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What Does "jinhao" Mean As A Chinese Word?


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#1 DaveBj

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Posted 10 May 2014 - 13:55

I was discussing my pen purchases with one of my mates in the Community band at the last rehearsal (we both play Jinbao [with a b] euphoniums).  He was wondering what the word "Jinhao" means.  "Hao" means "good" with one of the four tones, but it might have different meanings with other tones.

 

Does anyone know?  And care to share their knowledge?

 

 


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#2 RMN

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Posted 10 May 2014 - 14:41

"Gold Number"  according to Wikipedia, first hit  after Googling "Jin Hao translate"

 

 

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#3 disillusion

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Posted 10 May 2014 - 15:20

You guys are talking about homonyms here. 

 

Jinhao could mean golden heroic person or a spendthrift with a lot of gold.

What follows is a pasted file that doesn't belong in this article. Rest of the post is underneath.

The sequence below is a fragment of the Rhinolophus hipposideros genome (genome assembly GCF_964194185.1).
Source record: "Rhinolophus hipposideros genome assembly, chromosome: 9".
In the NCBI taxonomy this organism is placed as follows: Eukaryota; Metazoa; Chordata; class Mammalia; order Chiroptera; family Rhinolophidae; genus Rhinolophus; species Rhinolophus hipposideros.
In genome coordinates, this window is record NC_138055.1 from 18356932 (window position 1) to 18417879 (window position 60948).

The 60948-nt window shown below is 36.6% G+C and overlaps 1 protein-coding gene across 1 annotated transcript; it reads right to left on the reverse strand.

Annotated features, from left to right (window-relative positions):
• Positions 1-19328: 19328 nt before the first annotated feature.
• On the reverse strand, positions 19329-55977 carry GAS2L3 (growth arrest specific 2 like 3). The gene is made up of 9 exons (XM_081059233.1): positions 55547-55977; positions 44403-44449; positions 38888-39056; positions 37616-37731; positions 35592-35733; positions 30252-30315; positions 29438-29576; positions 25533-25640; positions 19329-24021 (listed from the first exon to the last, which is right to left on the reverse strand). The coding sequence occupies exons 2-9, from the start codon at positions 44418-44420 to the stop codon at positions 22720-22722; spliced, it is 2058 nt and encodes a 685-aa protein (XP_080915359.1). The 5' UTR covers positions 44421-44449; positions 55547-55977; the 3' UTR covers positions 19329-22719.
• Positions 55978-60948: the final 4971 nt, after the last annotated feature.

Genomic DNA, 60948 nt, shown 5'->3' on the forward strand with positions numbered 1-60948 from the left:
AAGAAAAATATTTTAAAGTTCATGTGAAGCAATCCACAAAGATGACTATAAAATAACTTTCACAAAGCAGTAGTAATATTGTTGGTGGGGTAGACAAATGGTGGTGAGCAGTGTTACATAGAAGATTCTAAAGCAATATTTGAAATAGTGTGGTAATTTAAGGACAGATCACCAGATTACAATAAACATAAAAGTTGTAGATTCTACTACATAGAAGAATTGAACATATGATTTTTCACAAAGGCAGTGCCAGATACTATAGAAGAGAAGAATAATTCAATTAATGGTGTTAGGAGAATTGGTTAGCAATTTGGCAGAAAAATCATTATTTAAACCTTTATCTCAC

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#4 superglueshoe

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Posted 10 May 2014 - 16:24

jin = gold

hao = luxurious, dignity, pride, heroic person

(read the characters off the jinhao website)

together roughly translates to golden luxury. Or golden dignity..or golden heroic person as disillusion suggested. the problem is the "Hao" they used have multiple meanings haha


Edited by superglueshoe, 10 May 2014 - 16:26.


#5 fasthall

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Posted 10 May 2014 - 16:27

Actually, 金 means gold while 豪 means fortune or heroic.

But since a Chinese character can stand for a lot of meanings,

you can only explain "Jinhao" in an abstract way.